White House handpicks media outlets to attend gaggle

This is a rush transcript from "Special Report with Bret Baier," February 24, 2017. This copy may not be in its final form and may be updated.


PRESIDENT TRUMP: And I love the First Amendment. Nobody loves it better than me. Nobody.

I called the fake news the enemy of the people, and they are. I'm not against the media, I'm not against the press. I'm against the people that make up stories and make up sources. They shouldn't be allowed to use sources unless they use somebody's name. "A source says Donald Trump is a horrible, horrible human being." Let them say it to my face. They should put the name of the person. You will see stories dry up like you've never seen before.


BRET BAIER, ANCHOR: President Donald Trump at CPAC, a rock star welcome there. And he spent a lot of time talking about, as he does, the media and, quote, "fake news". Late in the afternoon White House press secretary Sean Spicer had an on the record off-camera gaggle, it's called, for not the press pool but what he called an expanded pool. He did not include some networks and some organizations, and that caused quite a kerfuffle this afternoon.

The White House Correspondents Association said "The WHCA board is protesting strongly against how today's gaggle is being handled by the White House. We encourage the organizations that were allowed in to share the material with others in the press corps who were not. The board will be discussing this further with White House staff."

FOX joined the complaint in the pool to the White House staff as well. But the material was accessible. It was put out by the press pool.

A little arcane, but let's bring in our panel: Byron York, chief political correspondent of The Washington Examiner; Charles Lane, opinion writer for The Washington Post, and syndicated columnist Charles Krauthammer. All right, Byron, I want to get to the overall message that President Trump continues to hit on here, and the specifics of this gaggle and why it caused a lot of people to question access.

BYRON YORK, THE WASHINGTON EXAMINER: I think you were like when you called it a little arcane. I think that is probably true. I think the first thing you should say is that all of us as journalists should be in favor of as much access for everybody as possible.

That said, I don't think this was the worst thing in the world. The White House has had briefings for limited numbers of journalists for quite a while. And as you point out, not only did they get a pool report, people who were not personally there, not only did they get a pool report, they got a recording of the whole thing.

My guess is you won't see it again, and if the White House wants to stick it to some organizations, they will find more subtle ways to do it. But I think the bottom line is we should be in favor of more access for everybody.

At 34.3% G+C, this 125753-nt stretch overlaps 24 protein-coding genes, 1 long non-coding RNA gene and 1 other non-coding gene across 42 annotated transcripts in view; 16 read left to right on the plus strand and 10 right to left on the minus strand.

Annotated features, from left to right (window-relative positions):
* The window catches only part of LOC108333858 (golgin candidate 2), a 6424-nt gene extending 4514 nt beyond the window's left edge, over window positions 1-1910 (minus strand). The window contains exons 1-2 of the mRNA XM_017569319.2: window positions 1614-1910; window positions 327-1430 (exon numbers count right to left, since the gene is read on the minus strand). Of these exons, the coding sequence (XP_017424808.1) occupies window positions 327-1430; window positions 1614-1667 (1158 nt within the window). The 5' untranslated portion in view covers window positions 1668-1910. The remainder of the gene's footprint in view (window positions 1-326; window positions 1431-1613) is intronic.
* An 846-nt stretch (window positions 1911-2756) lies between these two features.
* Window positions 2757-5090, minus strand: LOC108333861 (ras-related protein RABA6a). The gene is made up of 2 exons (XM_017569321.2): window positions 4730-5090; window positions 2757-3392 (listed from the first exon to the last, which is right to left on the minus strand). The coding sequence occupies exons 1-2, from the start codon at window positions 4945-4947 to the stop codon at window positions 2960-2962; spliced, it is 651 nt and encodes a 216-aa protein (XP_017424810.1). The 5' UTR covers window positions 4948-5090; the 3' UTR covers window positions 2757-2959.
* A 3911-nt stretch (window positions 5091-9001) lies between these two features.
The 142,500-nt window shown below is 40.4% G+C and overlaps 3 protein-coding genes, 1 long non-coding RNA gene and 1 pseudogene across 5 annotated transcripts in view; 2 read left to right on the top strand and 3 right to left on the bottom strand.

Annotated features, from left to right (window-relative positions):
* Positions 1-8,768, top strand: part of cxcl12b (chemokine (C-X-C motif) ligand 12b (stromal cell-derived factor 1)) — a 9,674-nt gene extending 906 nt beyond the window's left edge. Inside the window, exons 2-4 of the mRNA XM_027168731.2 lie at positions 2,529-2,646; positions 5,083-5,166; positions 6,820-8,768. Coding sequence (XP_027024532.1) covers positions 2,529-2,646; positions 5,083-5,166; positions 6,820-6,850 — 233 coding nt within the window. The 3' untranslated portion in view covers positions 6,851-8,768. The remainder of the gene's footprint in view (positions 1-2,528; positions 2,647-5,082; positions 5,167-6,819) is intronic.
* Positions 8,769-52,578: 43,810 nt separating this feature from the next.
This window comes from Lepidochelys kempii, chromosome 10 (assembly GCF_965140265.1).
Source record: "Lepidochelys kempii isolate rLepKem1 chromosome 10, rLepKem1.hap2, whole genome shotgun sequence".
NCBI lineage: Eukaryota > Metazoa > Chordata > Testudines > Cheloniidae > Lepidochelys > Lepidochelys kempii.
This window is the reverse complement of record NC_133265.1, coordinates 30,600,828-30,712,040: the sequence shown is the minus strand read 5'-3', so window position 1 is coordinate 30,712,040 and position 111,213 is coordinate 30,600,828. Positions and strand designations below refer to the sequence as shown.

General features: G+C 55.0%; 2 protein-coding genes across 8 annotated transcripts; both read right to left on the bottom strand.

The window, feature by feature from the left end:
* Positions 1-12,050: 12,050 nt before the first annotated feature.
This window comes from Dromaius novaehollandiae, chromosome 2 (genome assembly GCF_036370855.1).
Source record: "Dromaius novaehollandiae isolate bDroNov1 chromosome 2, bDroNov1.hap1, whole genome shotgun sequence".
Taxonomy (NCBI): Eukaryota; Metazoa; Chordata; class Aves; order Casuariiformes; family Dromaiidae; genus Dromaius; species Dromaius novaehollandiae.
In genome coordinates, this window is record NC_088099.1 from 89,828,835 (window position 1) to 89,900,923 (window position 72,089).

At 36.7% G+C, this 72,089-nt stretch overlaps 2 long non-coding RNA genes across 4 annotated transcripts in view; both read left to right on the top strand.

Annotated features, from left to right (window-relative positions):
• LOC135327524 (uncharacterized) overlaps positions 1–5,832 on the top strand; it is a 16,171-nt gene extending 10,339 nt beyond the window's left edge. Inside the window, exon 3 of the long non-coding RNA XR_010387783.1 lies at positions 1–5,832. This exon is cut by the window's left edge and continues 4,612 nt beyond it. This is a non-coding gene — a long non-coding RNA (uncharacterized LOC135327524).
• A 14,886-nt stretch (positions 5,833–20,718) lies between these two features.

BAIER: And that is a key, the excess. I guess on a day when the president is out at CPAC, Chuck, saying that he is going to do something about it, and then this happens, this expanded pool that excludes The Washington Post, The New York Times, TIME, others, CNN, that kind of send a message that set off alarm bells.

CHARLES LANE, THE WASHINGTON POST: Denial of access wasn't random here. It was obviously selective and targeted at various media that had been, sort of, you know, on his blacklist for some time. And he has been complaining about them specifically on calling them fake news.

I have to say that what struck me about his remarks though, was there was a hint of defensiveness in and for the first time. He took pains to say, no, no, no, I wasn't really saying all the media is the enemy of the people, just the fake media. Nobody loves the First Amendment more than I. And in the scheme of things for Donald Trump, that sounded like kind of a climb down to me in the sense that it seemed like some of the criticism he had been getting for that awful "enemy of the people" remark had started to hit home. You remember Admiral McRaven said it was one of the most dangerous things he has ever heard or words to that effect.

What the president is trying to do in a time when conservatives have a lot of internal disagreements about themselves, the one thing they can agree on is that they don't like the mainstream media. And he is trying to use that in addition to pursuing his own little quarrels with particular media, he's trying to strike this one theme that all conservatives agree on and take advantage of that.

BAIER: All right, here is another little part of the speech on a particular media outlet and the agenda.


TRUMP: Somebody said, a poll came out. And I say, what network is it? And they'll say, a certain -- let's not even mention names, right? We have a lot of them. Look, the Clinton news network is one.


TRUMP: Many of these groups are part of the large media corporations that have their own agenda, and it's not your agenda, and it's not the country's agenda. And we have to fight it, folks, we have to fight it.